Colony House

“We tried to stay away from getting stuck on a theme, but I think being back home for such anextended period of time after traveling so hard for the last ten years informed a lot about thisalbum.”

The music of Colony House—an indie rock band made up of brothers Will and Caleb Chapman, as well as Scott Mills and Parke Cottrell—is playfully self-described as “landlocked surf rock.”Their personal genre designation is as much inspired by their hometown of Franklin, Tenn. as their new album The Cannonballers is: “In short, Tennessee was the inspiration for this project,”frontman Caleb Chapman says. “We got to see the seasons change and experience our home again for the first time in a long time. I think I was falling back in love with Tennessee, and I started revisiting some old memories and old relationships in my head that pertained to certain geographical locations as well as just emotional places I had spent my most formative years.”

The band’s music is built on pillars of honesty, accessibility and family, and much ofThe Cannonballers is too: within 11 tracks, the band delves into where they come from and how a place, and its memories, have made them. To the band,The Cannonballers signifies the carefree times of childhood past, with its beautiful naivete, while simultaneously encapsulating their alter ego—a character speeding down the open road, racing the clock in his rear view. The band is often caught in the duality between the “Cannonballer” and the kid on the album cover. Beneath the baptismal a juxtaposition is revealed-the “Cannonballer”is two sides of the same coin-the reckless and the innocent.

It’s an exploration of a pendulum swinging between the two—songs like “Would Ya Could Ya”and “Man on the Run” seem simply meant for rolling the windows down or lacing up a pair of running shoes and contemplating what life’s had in store recently—or perhaps forgetting it altogether. “I’m trying to talk less these days and listen more,” Caleb says of the latter.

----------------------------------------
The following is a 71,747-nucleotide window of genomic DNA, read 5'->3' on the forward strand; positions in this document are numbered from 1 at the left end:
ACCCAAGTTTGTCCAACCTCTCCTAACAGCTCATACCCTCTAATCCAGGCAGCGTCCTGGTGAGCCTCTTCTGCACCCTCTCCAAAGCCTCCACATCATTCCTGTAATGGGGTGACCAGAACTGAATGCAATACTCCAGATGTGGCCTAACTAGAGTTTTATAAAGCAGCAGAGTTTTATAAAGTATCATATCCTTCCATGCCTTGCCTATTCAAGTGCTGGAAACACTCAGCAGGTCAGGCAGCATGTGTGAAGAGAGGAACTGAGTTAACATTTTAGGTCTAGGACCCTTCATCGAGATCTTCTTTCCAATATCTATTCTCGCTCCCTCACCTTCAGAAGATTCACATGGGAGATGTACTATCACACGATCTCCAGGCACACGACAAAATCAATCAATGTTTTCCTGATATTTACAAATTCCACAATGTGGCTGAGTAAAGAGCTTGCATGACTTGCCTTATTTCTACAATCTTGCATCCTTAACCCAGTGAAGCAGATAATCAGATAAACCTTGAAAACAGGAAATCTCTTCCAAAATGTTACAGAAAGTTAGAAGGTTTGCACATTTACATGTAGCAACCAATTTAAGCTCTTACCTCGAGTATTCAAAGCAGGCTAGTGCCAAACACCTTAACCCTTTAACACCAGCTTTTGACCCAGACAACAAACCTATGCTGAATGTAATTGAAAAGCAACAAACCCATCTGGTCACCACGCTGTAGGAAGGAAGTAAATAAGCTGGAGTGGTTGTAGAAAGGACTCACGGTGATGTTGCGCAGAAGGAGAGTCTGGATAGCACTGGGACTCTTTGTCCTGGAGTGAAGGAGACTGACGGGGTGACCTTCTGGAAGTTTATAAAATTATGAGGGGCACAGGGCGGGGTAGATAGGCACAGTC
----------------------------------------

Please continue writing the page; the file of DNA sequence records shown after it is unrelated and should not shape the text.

Kicking things off with the ever-fascinating premise of “Landlocked Surf Rock,” the album begins with an energetic love letter to Tennessee. “Nashville always felt like a small quiet city… in a way, it felt like it was just trying to keep up with the big cities, and I think that’s kind of how our band has felt for all these years,” they say.

“I wanted to try to encapsulate the emotion that this town is a place that keeps us dreaming,”Caleb notes. “Though it has changed and grown into something totally different than it was growing up—it will always keep us coming back.”

The album’s title track, “Cannonballers” is imbued with a bit of folklore, inspired in part by the story of the Wabash Cannonball, a cursed train that transported hoboes to the afterlife—and the local roller coaster at the now-defunct Opryland USA that was named after it. “In short, it’s a look at how we are all afraid of the inevitable and would do anything to live forever, even though we live our lives in contradiction to this: we get frustrated behind cars that go the speed limit, we spend money we don’t have, we don’t like slowing down, we are always on the run—either running away or trying to play catch up.”